Ron Hogan

Sep 11, 2017

Fear The Walking Dead season 3 returned last night in the US and arrives tonight in the UK. Here's our spoiler-filled review…

This review contains spoilers.

3.9 Minotaur & 3.10 The Diviner

Nature abhors a vacuum, and any vacuum will inevitably be filled by something. That goes double for a power vacuum. With the death of Jeremiah Otto at the end of last season comes an uneasy partnership between two warring factions. On one side, Walker and his American Indian tribe. On the other, Jake and Troy Otto and the tattered remains of the Otto militia. If that’s not a recipe for disaster, you don’t know Troy Otto.

I kind of gave up on Fear The Walking Dead last season. I checked in for the first couple of episodes, then I went on a vacation and then took a little bit of time away from the show, but I have to admit that coming back to it—and binge-watching the bulk of the third season—has given me a renewed appreciation for the show and what it’s trying to do. The Walking Dead is a survival drama about warring camps; Fear The Walking Dead, from what I can see, is trying to show just how cooperative groups of society stopped being the mode of human survival and how things devolved into armed groups sniping at one another with high-powered rifles.

Of course, just because I’ve enjoyed the show, that doesn’t mean that the characters still aren’t amazingly stupid. Nick finds himself made into a leader of the angry American militia side of town, while Ofelia is the voice of reason for the angry Native American side of town. Given that both sides have no leadership—Jake is recovering from anthrax poisoning while Walker decides to up and leave on a mission to gather water with Madison, the peace goes from uneasy to full-on teetering on the brink of war.

Madison leaving isn’t a terrible idea, as she’s proven that for whatever reason, people listen to her. Walker leaving his group, however, is a horrible idea, if only because without him around, his people seem pretty prone to violence. The Texas side of the ranch is also very violent, because Jake isn’t a terribly effective leader and Troy—the Otto brother that most of the angrier militia types seem like they’d listen to—has been cast out of the group (yet left to live even after he takes the time to murder another Indian fellow on his way out the door and attempt to choke Madison to death). He’s dangerous, as shown by the way he engages in a one-man shootout versus a dozen or so armed men prior to his banishment, and he’s allowed to walk off into the desert rather than being taken out for “banishment” and then “banished” into a shallow grave somewhere out in the desert.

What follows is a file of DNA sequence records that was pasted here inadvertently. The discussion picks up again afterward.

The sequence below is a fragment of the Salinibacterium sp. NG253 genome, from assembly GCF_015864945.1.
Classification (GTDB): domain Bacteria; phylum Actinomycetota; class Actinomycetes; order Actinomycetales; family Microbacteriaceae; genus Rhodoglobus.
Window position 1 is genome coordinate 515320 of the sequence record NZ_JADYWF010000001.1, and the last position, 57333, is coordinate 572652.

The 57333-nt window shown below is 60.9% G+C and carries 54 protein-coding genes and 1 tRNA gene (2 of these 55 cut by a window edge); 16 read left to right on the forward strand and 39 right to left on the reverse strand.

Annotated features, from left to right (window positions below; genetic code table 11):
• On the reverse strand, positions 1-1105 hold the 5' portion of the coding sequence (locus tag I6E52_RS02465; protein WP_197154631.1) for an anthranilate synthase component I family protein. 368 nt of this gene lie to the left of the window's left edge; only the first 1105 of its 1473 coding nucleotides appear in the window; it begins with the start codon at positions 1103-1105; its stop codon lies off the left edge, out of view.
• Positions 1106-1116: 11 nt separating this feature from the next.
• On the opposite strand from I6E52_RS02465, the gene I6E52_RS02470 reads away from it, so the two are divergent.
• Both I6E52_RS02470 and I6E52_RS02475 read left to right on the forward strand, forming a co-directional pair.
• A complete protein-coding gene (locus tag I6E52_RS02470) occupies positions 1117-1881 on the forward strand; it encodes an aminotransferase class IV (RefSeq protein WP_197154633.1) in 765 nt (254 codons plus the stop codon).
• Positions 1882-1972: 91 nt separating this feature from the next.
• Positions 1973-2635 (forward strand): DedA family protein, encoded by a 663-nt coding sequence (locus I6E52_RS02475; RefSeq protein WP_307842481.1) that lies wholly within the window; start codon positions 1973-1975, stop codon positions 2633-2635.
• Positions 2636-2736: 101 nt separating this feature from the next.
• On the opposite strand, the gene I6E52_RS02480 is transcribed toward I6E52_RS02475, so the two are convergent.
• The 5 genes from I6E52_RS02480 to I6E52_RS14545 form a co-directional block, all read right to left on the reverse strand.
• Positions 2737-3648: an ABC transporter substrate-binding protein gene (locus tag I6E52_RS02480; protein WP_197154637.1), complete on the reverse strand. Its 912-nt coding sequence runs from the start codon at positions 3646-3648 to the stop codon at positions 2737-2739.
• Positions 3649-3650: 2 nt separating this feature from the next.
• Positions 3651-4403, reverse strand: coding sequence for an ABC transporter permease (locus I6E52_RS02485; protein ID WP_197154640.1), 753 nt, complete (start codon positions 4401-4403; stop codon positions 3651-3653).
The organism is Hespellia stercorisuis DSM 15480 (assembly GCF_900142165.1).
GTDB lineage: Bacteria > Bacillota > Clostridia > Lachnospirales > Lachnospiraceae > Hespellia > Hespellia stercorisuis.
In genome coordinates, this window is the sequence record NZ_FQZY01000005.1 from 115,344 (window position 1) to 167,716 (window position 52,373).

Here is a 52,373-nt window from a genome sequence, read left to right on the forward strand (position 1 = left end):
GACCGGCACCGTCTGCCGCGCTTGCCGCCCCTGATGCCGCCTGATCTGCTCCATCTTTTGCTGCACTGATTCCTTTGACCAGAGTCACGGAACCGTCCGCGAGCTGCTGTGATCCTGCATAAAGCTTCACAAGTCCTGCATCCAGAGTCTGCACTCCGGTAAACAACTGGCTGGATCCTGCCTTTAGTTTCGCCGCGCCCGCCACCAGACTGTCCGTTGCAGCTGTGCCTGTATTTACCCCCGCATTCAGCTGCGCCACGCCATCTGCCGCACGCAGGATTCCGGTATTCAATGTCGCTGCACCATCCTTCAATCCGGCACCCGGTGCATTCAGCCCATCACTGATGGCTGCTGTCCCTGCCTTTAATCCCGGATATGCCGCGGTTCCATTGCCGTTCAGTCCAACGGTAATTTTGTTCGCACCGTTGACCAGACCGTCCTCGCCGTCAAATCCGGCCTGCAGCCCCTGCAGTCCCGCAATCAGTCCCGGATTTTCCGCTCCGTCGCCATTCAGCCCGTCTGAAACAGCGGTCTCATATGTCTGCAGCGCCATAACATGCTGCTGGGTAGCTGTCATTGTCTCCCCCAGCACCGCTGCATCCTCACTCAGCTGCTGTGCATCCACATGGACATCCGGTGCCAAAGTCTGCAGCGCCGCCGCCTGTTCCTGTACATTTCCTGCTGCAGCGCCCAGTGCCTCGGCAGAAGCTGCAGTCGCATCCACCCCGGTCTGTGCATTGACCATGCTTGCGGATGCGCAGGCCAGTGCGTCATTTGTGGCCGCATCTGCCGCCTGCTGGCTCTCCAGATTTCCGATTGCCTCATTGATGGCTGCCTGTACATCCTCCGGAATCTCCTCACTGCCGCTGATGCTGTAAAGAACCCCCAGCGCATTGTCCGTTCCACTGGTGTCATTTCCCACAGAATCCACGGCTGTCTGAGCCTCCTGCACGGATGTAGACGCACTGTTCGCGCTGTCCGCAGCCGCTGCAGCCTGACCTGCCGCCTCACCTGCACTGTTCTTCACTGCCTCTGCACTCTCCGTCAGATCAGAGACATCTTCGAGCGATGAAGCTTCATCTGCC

I have to give a lot of credit to actor Daniel Sharman. I was a fan of his on Teen Wolf, and I’m a fan of his on Fear The Walking Dead, because he brings a lot of super-villain panache to the roll of Troy. He’s popping his eyes out and cackling madly, and he’s generally trying his best to audition for the inevitable recasting of The Joker in a Batman film, and it’s actually effective. When Troy shows up in hallucination form to help Nick escape from the sweat box, it seems like something that Troy would actually do, if only because it would cater to Troy’s need to die for a cause in a blaze of glory.

Ditto Strand and Madison’s reunion in The Diviner, which has a solid emotional resonance to it. They’re flawed characters, and they have a bond now that they’ve both lost loved ones. To see Strand in such a shabby state is a fun parallel to his beginning moments, trapped in a cage with Nick at some sort of government concentration camp. Strand, and Colman Domingo, work best from a position of weakness, because Strand always seems to make his weakness into a strength somehow.

The way that Minotaur director Stefan Schwartz and The Diviner director Pablo Cabezas built tension is fun to watch. Troy, true to his nature, uses others to do his dirty work, freeing him up to respond with violence; he’s not a martyr, but he’s martyred enough to cement the support of his former militia members back at the ranch. That they turn to Nick is nothing but a complete misunderstanding of his method, but it gives Nick a position of strength to negotiate from, so when he takes actions for the good of the group, it keeps his people in line and allows him to couch any slowness to act on his part as the opposite of Troy’s rash actions. Nick moves slowly, and his people move with him, because he’s talking the talk just well enough to keep them in line. When things threaten to bubble over, Nick is there to be a leader and guide his people into a more peaceful direction.

Peace won’t last. Peace never lasts, especially with someone like Troy out there ready to return with a vengeance for vengeance. There has been too much blood shed, and too many lines crossed, for the cowboys and Indians to place nicely together, no matter how hard they might work digging a well to nowhere at the end of The Diviner. It’s only a matter of time.

If it’s not internal pressure, then it’ll be an external force breaking them apart. Humans might unite together for a common cause, like not dying of thirst, but eventually all the old problems will resurface. Troy will undoubtely come back to resurface them and retake the family farm.

Read our review of Fear The Walking Dead’s midseason finale, here.

US Correspondent Ron Hogan was pleasantly surprised to find that Fear The Walking Dead works pretty well as a binge watch. Maybe just don’t watch a whole half-season in a single day. Find more by Ron daily at PopFi.